Incidentally, CCG publishers like Wizards of the Coast shy away from discussing the existence of a secondary market and how it might influence their decisions to reprint cards. This is because the existence of a secondary market implies that cards themselves have monetary value. But if Magic cards are more than just a pieces of paper used to play a game, it follows that purchasing randomized lots are a form of gambling, thereby creating legal hurdles for selling Magic in places with gambling restrictions for minors.
Historically, the CCG business model has proven itself to be a “winner-takes-all” system, much like the US election system. Just as its not possible for more than two major US political parties to exist, and just as these two parties hold virtually all power in the US political system, so it goes with CCGs: Since 1993, three tabletop CCGs have succeeded and posted great profits, and almost every other CCG has died or become irrelevant. The three winners:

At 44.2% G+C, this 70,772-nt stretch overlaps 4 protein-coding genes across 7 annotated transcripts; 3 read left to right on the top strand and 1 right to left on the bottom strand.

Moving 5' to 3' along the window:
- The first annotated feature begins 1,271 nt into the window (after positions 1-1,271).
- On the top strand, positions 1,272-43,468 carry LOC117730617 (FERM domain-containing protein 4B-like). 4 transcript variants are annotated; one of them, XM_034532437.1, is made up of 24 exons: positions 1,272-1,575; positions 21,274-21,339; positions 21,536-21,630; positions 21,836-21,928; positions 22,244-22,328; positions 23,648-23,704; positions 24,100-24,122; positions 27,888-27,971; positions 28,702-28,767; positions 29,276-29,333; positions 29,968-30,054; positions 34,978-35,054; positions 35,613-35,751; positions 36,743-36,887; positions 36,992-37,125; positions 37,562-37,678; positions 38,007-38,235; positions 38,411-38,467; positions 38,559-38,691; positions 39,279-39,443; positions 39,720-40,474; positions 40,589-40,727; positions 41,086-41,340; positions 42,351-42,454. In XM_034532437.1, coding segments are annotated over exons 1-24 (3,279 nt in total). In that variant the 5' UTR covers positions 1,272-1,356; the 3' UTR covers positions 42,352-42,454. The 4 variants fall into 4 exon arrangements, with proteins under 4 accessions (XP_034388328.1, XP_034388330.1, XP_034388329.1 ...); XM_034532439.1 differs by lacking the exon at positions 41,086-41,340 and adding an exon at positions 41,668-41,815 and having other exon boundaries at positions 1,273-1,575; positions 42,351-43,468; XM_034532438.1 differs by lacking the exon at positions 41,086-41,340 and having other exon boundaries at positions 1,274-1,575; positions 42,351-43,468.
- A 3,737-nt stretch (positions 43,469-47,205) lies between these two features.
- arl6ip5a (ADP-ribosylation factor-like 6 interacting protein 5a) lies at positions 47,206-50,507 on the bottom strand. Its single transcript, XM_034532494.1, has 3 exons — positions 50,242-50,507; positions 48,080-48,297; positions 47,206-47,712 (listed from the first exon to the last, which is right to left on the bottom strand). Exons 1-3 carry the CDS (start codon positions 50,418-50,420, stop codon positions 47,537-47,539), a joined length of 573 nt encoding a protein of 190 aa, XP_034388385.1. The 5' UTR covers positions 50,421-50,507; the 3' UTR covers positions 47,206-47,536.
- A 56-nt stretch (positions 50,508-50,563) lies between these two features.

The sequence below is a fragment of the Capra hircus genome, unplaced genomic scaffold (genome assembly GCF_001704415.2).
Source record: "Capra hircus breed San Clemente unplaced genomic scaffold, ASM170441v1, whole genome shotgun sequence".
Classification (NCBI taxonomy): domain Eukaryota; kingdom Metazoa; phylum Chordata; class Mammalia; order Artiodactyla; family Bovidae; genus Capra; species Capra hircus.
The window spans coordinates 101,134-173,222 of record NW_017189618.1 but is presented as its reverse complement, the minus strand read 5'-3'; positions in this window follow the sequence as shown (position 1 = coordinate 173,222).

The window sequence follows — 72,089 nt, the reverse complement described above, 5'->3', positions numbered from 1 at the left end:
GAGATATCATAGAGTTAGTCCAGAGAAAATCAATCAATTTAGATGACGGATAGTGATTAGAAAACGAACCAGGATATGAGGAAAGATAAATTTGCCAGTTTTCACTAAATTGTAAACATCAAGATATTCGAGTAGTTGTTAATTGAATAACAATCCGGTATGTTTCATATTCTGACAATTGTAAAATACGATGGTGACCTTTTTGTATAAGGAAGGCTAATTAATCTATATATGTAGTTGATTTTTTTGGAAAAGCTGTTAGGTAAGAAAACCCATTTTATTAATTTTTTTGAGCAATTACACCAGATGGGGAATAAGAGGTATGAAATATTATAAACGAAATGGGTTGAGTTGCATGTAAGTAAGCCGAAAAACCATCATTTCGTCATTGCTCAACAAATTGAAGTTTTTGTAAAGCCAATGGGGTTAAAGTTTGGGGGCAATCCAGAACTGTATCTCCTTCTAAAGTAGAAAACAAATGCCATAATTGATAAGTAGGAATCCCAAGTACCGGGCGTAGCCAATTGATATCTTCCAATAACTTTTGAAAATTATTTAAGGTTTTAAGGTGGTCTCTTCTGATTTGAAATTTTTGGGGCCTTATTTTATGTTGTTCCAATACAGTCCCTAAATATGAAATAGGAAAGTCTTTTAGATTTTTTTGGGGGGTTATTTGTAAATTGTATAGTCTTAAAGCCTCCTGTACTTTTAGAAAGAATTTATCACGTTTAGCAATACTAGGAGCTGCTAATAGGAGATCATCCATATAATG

- Magic: the Gathering (1993). Indisputably the first and arguably the most popular CCG. It sold over 1 billion cards in its first year.
- Pokemon TCG (1996). The Pokemon franchise, of course, is one of the most popular children’s franchises of all time.
- Yu-Gi-Oh! TCG (1996). The Yu-Gi-Oh! franchise is a gigantic Japanese manga franchise.
Notice that these three games were either:
- First to market.
- Early to market AND had gigantic media franchises behind them.
The list of failed CCGs is enormous. As game reviewer Kohdok points out, many CCGs have initial success and then after two years start to peter out if they haven’t failed completely. Some CCGs that put up a good fight but eventually died were Star Wars CCG (1995-2001), World of Warcraft TCG (2006-2013), and Star Wars: Destiny (2016 – 2020). On the other hand, extremely niche CCGs like Redemption CCG (1995 – present) are still kept alive by a loyal fanbase, but are almost completely unknown outside of said fanbase. Force of Will, Cardfight Vanguard, and Flesh and Blood may have a chance at joining this “alive but niche” category, but we’ll see.
Why New CCGs Fail